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Wear Masks Indoors Again Even if You’re Vaccinated, Urge Bay Area Health Officials

Health officials in seven Bay Area counties — Alameda, Contra Costa, Marin, San Francisco, San Mateo, Santa Clara and Sonoma — on Friday strongly urged all residents to again wear masks in public indoor spaces amid a recent sharp uptick in new COVID-19 cases fuelled by the highly contagious delta variant. Including those who are fully vaccinated.

In a joint statement, officials noted that fully vaccinated people are “well-protected from infections and serious illness due to known COVID-19 variants including Delta variants,” but stressed that those who are unvaccinated are at serious risk. The new recommendation, they said, was intended to better ensure that unvaccinated people wear masks, and “as an extra precautionary measure for all.”

“Out of an abundance of caution, people are recommended to wear masks indoors in settings like grocery or retail stores, theaters, and family entertainment centers, even if they are fully vaccinated as an added layer of protection for unvaccinated residents,” the statement said. Officials also urged businesses to adopt universal masking requirements for their employees and customers in indoor areas.

Although coronavirus rates are still much lower than they were earlier this year, new cases have jumped throughout the Bay Area and across California — and much of the country — almost exclusively among unvaccinated people.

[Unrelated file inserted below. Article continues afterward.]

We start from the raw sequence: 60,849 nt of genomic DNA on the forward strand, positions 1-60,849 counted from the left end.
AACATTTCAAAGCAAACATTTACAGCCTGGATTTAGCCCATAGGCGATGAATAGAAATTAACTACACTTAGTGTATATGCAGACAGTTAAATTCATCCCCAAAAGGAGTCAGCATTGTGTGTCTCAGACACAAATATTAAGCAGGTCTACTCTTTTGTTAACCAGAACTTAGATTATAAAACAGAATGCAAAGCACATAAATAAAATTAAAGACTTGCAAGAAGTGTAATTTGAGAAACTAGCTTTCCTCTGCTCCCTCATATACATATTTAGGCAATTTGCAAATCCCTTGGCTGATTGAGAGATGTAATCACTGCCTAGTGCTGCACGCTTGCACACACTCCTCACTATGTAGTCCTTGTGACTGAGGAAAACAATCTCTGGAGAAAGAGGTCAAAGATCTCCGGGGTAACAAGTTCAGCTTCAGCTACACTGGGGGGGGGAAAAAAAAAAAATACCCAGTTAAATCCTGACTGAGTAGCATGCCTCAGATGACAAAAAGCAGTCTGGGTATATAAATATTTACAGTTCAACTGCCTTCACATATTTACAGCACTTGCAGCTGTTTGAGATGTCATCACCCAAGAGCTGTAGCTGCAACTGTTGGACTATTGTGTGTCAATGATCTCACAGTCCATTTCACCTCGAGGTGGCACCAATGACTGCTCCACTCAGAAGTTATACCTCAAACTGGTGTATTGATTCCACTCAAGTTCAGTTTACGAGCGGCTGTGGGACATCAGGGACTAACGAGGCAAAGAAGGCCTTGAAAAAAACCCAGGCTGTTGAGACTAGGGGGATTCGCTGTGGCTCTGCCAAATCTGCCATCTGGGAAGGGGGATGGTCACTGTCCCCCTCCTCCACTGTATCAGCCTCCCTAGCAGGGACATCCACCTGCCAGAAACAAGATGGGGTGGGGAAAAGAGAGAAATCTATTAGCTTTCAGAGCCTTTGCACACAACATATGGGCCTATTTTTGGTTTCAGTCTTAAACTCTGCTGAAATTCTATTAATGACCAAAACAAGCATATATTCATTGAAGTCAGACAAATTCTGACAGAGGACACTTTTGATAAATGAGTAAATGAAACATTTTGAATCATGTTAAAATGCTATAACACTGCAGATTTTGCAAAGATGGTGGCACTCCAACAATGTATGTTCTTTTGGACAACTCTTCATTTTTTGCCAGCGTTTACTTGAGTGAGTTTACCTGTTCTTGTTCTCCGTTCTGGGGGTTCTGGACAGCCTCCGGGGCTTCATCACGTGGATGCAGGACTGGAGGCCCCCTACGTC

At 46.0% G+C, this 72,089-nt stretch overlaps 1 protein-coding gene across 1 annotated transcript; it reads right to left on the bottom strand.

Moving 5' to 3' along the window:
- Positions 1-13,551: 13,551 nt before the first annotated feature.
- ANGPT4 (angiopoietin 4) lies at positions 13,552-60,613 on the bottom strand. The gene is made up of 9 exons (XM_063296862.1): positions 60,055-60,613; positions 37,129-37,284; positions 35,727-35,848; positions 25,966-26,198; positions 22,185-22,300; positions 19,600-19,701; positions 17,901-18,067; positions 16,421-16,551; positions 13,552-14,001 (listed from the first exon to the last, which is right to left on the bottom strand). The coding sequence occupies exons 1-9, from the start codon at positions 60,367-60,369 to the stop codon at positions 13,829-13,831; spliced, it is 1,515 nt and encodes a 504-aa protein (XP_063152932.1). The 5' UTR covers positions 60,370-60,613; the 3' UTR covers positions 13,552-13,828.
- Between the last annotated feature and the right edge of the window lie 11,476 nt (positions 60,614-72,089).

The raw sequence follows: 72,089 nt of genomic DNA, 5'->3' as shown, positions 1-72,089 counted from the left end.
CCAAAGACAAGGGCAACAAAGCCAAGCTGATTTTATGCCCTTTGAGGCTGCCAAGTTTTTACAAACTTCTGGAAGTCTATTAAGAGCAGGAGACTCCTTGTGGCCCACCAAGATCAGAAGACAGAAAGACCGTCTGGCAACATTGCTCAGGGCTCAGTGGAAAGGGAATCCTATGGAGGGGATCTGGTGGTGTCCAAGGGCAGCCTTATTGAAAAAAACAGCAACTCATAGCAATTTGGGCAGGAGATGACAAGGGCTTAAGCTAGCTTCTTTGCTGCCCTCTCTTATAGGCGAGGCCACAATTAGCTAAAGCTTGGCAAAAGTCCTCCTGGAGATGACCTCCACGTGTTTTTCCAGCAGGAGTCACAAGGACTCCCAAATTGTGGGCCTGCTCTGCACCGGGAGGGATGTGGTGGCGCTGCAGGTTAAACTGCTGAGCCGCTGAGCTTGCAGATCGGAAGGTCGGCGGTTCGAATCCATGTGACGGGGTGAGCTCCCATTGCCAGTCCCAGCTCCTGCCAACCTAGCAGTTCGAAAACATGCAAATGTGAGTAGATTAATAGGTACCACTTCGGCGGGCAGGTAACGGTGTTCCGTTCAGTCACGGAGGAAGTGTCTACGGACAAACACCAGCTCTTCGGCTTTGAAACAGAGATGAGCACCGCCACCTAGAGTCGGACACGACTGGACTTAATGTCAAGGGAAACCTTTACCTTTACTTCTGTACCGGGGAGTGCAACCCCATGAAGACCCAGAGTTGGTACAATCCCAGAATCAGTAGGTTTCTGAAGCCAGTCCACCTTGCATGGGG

More than 3,600 new cases were reported in California on Thursday, the most since late February, but a far cry from the winter peak that saw an average of more than 40,000 per day. And there are now more than 1,700 coronavirus-related hospitalizations throughout the state, the highest level since April.

“We are asking our residents to collectively come together again in this effort to stem the rising cases until we can assess how our hospital capacity will be impacted,” San Francisco Health Officer Dr. Susan Philip said in the statement.

In June, the Delta variant made up 43% of all specimens sequenced in California, health officials said, and is now responsible for 58% of new infections across the country, according to the Centers for Disease Control and Prevention. “The Delta variant is spreading quickly, and everyone should take action to protect themselves and others against this potentially deadly virus,” said Alameda County Health Officer Dr. Nicholas Moss in the statement. “After vaccination, masking is the next most powerful tool we have to protect ourselves and each other during this latest wave of infections.”

The new recommendation comes a day after Los Angeles County officials announced that masks will again be required in indoor public spaces starting Sunday, regardless of vaccine status. It’s the first county in California to reinstate that mandate since the state dropped it last month for vaccinated people.

Although Bay Area health officials stopped short of a full-on requirement, they said they would continue to monitor transmission rates, hospitalizations, deaths and increasing vaccination rates throughout the region in the coming weeks.

“That requirement may still come,” said Dr. Chris Farnitano, the health officer for Contra Costa County, where case rates have more than doubled in the last month. “We’d like to see what effect a strong recommendation may have.”

Copyright 2021 KQED